How to Stop Comparing Yourself to Others

 

Getting into PA school is competitive. The profession has never been more popular, and the number of applicants increases every year. While these things are true, most pre-PA students spend far too much time comparing themselves to others.

 

Thoughts about other applicants having more contact hours, higher GPAs, and being able to write better personal essays often creep in during moments of self-doubt. While you can learn from others who are working towards the same goal, the comparison game is a dangerous one. Continually comparing yourself to others will erode your confidence, affecting everything from your ability to make a strong pre-PA prep plan to your performance in PA school interviews.

 

So how do you stop? Your competition isn’t going away, but there are two keys that will help you shift your focus away from the comparisons to improve both your confidence and competitiveness.

 

 

Let go of what other people are doing

If you spend any time on pre-PA forums, you will recognize these three types of posters: newbies early in their pre-PA prep who are full of hope, rays of sunshine who just got into PA school, and black holes of despair who either didn’t get in during the last application cycle or who feel like they have little to no chance of acceptance (who probably spending vast amounts of time comparing themselves to others).

 

There are so many other followers of these forums who never ask or answer a question. Many are there for the information, perhaps feeling as if they are too uninformed to participate.

 

As a result, what you read in these posts is the highlight reel - the best and worst of PA school prep. It is similar to seeing someone’s curated life on social media - you are seeing what they choose to put on display, but certainly not everything.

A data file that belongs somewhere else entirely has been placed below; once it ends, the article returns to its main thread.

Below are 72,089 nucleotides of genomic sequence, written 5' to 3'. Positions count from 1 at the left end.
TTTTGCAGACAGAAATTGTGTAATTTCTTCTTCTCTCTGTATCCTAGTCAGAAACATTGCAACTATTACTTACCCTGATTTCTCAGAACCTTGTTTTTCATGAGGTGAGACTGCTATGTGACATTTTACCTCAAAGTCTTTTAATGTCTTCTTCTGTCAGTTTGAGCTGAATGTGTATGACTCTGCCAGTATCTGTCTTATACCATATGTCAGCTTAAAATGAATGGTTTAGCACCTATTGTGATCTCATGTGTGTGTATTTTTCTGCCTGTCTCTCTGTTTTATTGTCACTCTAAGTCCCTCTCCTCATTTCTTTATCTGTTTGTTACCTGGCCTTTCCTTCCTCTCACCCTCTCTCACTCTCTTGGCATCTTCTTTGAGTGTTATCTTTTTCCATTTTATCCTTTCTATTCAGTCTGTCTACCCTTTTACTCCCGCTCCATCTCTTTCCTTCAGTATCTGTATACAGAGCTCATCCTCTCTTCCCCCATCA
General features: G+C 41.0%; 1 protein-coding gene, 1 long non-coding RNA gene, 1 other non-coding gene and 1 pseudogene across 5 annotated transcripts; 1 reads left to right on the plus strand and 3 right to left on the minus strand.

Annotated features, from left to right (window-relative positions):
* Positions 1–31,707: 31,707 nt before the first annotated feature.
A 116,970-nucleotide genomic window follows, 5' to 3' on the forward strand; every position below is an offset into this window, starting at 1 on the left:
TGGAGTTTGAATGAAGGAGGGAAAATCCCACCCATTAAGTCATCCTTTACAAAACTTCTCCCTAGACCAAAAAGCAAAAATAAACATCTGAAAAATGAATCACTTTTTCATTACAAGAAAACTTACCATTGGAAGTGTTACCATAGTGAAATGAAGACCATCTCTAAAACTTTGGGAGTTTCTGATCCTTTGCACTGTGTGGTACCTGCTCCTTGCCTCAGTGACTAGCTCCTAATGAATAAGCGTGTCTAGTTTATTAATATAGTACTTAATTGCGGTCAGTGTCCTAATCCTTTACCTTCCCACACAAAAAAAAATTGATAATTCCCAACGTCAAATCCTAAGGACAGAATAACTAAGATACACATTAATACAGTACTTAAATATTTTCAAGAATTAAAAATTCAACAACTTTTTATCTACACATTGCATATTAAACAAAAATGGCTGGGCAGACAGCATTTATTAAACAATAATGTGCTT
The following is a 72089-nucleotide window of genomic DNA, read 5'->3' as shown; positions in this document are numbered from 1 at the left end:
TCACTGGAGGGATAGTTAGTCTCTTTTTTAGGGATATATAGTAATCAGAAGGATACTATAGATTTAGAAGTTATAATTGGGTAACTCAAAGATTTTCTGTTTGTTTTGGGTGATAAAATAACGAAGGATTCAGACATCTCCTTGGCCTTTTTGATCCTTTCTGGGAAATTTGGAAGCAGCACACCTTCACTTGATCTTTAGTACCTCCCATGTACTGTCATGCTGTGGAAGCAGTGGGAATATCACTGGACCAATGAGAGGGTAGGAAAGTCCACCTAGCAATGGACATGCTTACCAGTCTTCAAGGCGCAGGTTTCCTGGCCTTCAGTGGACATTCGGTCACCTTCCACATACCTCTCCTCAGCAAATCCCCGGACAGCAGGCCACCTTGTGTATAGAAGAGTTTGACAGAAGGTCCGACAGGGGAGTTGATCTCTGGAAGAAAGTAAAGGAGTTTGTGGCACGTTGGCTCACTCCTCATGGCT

Even if you know other people (IRL) preparing for PA school, you tend to focus on everything positive that they have going for them, but rarely afford yourself the same courtesy. When comparing yourself to others, you tend to focus on your flaws and weaknesses and downplay your skills and strengths.

 

It is human nature to be our own worst critics. When you find yourself going down this rabbit hole, understand that there is a dichotomy between what you are feeling and reality, let the thought pass, then move on something that can actually help you with your goal.

 

 

Grab hold of a bigger goal

Is your primary goal to get into PA school? It shouldn’t be. Your primary goal should be to become a great PA. PA school is just another step in your journey to get there.

 

PA programs, likewise, are not in search of candidates they think will make great PA students, they are looking for individuals who will make great PAs. They are not intensively judging whether you took an upper level or basic level nutrition class; they are looking at your application as a whole and evaluating how your experience has prepared you for a career as a PA.

 

So what do you see your life as a PA looking like in 5 years? Imagine serving patients well. What does that look like? Are you empathizing with someone to whom you just gave a tough diagnosis, educating someone on her treatment, or precepting the next generation of PA students?

 

If you envisioned yourself educating a patient on treatment, was it because you are already experienced explaining concepts to others? Projecting into the future will help you to see what skills and traits you possess right now that will help you be a great PA.

 

Shifting from a mindset of getting into PA school to one of being a PA will also help significantly in making choices during your pre-PA prep. It will allow you to focus on gaining the experience you need to help you succeed as a PA, rather than worrying if something might “look good” to a PA program.

 

If you already have 3000 patient contact hours but no experience educating others, wouldn’t it serve you more to take a volunteer role helping others to read rather than adding “variety” to your PCE experience with a phlebotomy job? Even though it is not medically related, wouldn’t the volunteer role allow you gain experience educating others and contribute to you being a better PA?

 

Focus on the bigger picture, it will allow you to mature in your pre-PA prep and make you more confident in your choices.

 

It is completely normal to feel like a bit of a fraud at times, as if your PA school prep is building a facade that might be good enough to trick a program into considering you.

 

However, when you focus on what you gain from your experiences rather than just the list of your experiences, your confidence will grow, resulting in solid personal statements and PA school interviews.

 

The skills and knowledge you gain through your experiences cannot be compared to others. They are unique to you, and focusing on this will give you a major advantage in preparing for PA school and in your future as a PA.